The Ambassadors By Henry James Book 8: Chapter III

The manner of this speech gave Strether such a sense of depths below it and behind it as he hadn't yet had — ministered in a way that almost frightened him to his dim divinations of reasons; but if Sarah still, in spite of it, faltered, this was why he had time for a sign of sympathy with her petitioner. "Let me say then, dear lady, to back your plea, that Miss Mamie is of the most delightful kind of all — is charming among the charming."

Even Waymarsh, though with more to produce on the subject, could get into motion in time. "Yes, Countess, the American girl's a thing that your country must at least allow ours the privilege to say we CAN show you. But her full beauty is only for those who know how to make use of her."

"Ah then," smiled Madame de Vionnet, "that's exactly what I want to do. I'm sure she has much to teach us."

It was wonderful, but what was scarce less so was that Strether found himself, by the quick effect of it, moved another way. "Oh that may be! But don't speak of your own exquisite daughter, you know, as if she weren't pure perfection. I at least won't take that from you. Mademoiselle de Vionnet," he explained, in considerable form, to Mrs. Pocock, "IS pure perfection. Mademoiselle de Vionnet IS exquisite."

It had been perhaps a little portentous, but "Ah?" Sarah simply glittered.

Waymarsh himself, for that matter, apparently recognised, in respect to the facts, the need of a larger justice, and he had with it an inclination to Sarah. "Miss Jane's strikingly handsome — in the regular French style."

It somehow made both Strether and Madame de Vionnet laugh out, though at the very moment he caught in Sarah's eyes, as glancing at the speaker, a vague but unmistakeable "You too?" It made Waymarsh in fact look consciously over her head. Madame de Vionnet meanwhile, however, made her point in her own way. "I wish indeed I could offer you my poor child as a dazzling attraction: it would make one's position simple enough! She's as good as she can be, but of course she's different, and the question is now — in the light of the way things seem to go — if she isn't after all TOO different: too different I mean from the splendid type every one is so agreed that your wonderful country produces. On the other hand of course Mr. Newsome, who knows it so well, has, as a good friend, dear kind man that he is, done everything he can — to keep us from fatal benightedness — for my small shy creature. Well," she wound up after Mrs. Pocock had signified, in a murmur still a little stiff, that she would speak to her own young charge on the question — "well, we shall sit, my child and I, and wait and wait and wait for you." But her last fine turn was for Strether. "Do speak of us in such a way — !"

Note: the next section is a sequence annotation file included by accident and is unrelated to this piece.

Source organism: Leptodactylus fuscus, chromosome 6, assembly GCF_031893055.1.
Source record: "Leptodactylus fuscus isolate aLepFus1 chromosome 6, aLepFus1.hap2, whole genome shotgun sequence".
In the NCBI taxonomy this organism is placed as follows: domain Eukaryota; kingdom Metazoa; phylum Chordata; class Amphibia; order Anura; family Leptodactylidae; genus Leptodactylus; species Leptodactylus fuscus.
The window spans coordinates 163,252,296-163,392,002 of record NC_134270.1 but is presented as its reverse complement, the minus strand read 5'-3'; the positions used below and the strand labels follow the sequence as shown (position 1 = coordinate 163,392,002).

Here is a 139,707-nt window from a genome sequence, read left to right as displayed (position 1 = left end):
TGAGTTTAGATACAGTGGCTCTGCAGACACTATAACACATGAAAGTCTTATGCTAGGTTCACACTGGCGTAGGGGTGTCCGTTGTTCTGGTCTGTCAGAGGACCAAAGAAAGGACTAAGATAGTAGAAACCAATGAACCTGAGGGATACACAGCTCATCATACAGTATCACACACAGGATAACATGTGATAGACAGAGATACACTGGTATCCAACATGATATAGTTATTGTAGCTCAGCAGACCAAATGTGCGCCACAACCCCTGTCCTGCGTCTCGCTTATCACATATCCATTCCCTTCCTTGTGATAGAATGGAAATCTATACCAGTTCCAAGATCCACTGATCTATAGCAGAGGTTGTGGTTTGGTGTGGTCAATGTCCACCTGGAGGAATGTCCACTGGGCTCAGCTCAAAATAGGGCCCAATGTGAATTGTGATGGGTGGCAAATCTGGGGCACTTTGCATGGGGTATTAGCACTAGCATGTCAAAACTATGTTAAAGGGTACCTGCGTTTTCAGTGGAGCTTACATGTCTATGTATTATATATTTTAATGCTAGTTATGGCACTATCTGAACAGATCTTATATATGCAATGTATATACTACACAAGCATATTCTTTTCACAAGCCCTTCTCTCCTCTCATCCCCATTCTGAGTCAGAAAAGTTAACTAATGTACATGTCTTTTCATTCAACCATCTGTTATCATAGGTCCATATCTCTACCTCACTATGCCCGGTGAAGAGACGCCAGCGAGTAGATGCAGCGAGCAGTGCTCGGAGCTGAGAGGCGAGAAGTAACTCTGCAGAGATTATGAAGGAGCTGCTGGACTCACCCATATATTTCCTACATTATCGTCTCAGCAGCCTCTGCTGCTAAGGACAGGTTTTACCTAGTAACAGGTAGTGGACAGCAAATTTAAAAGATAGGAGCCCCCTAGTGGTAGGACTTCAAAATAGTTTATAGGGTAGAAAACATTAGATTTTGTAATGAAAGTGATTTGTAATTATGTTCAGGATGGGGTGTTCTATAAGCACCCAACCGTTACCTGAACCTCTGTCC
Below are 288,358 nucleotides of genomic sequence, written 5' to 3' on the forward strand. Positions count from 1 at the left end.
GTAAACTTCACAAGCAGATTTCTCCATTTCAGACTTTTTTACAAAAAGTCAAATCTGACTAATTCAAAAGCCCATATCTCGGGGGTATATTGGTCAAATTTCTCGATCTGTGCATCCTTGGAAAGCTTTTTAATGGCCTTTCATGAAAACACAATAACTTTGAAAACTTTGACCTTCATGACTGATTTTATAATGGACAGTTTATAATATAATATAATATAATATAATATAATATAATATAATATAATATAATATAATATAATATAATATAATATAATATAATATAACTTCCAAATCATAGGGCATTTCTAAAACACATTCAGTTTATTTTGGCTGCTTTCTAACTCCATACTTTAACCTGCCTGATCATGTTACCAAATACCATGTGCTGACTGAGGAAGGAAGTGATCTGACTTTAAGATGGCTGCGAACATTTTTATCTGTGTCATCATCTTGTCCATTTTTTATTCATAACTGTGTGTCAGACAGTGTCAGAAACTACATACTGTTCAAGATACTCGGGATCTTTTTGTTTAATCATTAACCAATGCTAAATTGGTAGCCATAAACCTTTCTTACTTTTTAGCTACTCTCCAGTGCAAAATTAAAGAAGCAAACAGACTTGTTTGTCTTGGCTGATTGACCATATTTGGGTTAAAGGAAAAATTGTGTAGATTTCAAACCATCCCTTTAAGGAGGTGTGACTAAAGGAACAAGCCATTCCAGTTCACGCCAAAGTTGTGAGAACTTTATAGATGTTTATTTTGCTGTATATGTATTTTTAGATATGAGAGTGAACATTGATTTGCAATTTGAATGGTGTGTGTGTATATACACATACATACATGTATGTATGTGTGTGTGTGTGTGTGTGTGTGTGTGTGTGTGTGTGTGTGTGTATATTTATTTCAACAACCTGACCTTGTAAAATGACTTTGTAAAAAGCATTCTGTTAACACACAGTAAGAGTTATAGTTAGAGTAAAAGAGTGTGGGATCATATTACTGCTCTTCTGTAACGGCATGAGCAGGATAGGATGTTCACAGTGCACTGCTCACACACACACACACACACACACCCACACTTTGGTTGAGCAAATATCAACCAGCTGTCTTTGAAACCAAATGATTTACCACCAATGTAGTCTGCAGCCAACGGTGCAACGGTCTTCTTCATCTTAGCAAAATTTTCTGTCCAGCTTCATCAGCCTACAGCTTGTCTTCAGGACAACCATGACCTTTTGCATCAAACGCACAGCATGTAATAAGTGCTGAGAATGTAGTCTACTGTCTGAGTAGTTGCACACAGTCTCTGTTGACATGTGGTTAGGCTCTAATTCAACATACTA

"As that something can't but come of it? Oh something SHALL come of it! I take a great interest!" he further declared; and in proof of it, the next moment, he had gone with her down to her carriage.

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